The giant leap was made by Steve Dahl, who went from cult hero to nationally known radio personality -- Howard Stern before there was one -- and a Hall of Fame career that has spanned more than four decades.

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It was his moonshot.

"The further I get away from it, the more it doesn't seem like it was me doing it," Dahl says today. "I was 24 then, and no one was more surprised than I -- except maybe Bill Veeck -- at the events as they transpired that night."

Dahl had considered the possibility that no one would show up. Instead, what followed the greatest sports promotion of all time -- or the worst depending on points of view -- was a revolution of irreverence where no one was immune, no topic off limits, no group or party exempt.

It was equal opportunity mistreatment.

It was the most entertaining radio ever attempted, decades of nonsense perfectly polluting the airwaves, a politically incorrect discussion of everyone and everything.

In a word, radio was fun. Finally.

Dahl changed the tone from Andy Griffith to Peter Griffin, though no one today would be allowed such revelry.

We have lost our collective sense of humor, hypersensitivity ruling every minute of the day, social media enraging and ruining society a post at a time.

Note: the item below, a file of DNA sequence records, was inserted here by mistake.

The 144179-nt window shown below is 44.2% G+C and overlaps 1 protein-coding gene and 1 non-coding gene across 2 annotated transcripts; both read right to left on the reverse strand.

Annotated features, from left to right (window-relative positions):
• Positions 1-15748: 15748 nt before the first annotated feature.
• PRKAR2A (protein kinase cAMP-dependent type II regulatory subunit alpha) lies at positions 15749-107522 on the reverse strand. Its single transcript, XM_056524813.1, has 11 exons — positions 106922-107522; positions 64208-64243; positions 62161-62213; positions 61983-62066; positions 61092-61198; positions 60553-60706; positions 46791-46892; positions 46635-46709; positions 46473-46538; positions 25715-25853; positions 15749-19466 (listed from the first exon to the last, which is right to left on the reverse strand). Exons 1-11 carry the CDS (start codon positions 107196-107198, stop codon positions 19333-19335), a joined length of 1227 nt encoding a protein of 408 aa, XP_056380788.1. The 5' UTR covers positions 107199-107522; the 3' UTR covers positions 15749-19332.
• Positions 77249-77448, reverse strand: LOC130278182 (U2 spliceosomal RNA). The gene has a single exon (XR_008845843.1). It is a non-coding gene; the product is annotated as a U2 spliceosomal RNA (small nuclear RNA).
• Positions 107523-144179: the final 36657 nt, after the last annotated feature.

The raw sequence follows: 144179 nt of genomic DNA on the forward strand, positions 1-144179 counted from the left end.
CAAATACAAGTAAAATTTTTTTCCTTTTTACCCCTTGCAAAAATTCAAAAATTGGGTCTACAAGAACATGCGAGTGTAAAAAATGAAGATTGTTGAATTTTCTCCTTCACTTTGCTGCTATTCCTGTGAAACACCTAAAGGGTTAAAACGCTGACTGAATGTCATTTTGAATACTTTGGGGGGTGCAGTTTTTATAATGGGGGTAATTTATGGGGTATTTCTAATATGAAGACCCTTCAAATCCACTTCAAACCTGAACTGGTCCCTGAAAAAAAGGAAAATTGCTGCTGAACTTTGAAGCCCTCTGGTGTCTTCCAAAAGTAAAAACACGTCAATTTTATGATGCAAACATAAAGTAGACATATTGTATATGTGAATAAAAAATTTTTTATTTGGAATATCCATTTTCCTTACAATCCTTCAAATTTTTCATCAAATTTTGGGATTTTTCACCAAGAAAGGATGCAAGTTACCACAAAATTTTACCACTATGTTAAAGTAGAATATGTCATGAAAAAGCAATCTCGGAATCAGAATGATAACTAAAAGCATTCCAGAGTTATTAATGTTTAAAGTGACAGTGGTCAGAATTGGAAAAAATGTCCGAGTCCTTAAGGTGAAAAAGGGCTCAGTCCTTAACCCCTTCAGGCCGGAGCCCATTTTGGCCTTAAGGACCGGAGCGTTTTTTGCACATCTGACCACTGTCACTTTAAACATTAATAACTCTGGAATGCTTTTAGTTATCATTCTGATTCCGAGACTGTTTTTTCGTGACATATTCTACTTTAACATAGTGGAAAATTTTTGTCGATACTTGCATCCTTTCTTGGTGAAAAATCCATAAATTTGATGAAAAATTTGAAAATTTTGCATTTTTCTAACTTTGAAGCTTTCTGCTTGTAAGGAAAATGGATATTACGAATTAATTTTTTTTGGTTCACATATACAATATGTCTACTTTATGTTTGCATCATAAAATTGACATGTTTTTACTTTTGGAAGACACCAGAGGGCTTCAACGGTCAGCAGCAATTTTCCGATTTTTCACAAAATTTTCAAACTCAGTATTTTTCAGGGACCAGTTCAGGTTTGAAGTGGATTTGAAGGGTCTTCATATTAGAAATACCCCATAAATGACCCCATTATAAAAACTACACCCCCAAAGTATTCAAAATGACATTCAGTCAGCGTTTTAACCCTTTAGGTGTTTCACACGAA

Radio resides again in Mayberry, never to return to Quahog. That radio show could not be done in this era.

"No, it could not," said Dahl, who continues to offer up a daily podcast at dahl.com. "You can't even use the Betsy Ross flag these days without somebody getting (ticked) off."

That night on the South Side -- the explosion of records in an anti-disco rally -- was just a step off the Lunar Module, a preview of the absurd, melding theater of the mind and madness of the masses.

And quite a loud one at that.

The announced attendance was 47,795, a laughable number even by Bill Veeck standards. Likely, he sold 60,000 tickets, and that's before at least 10,000 broke down a fence and ran up the fire escape into the upper deck, just past the commissary where I was holding on for dear life.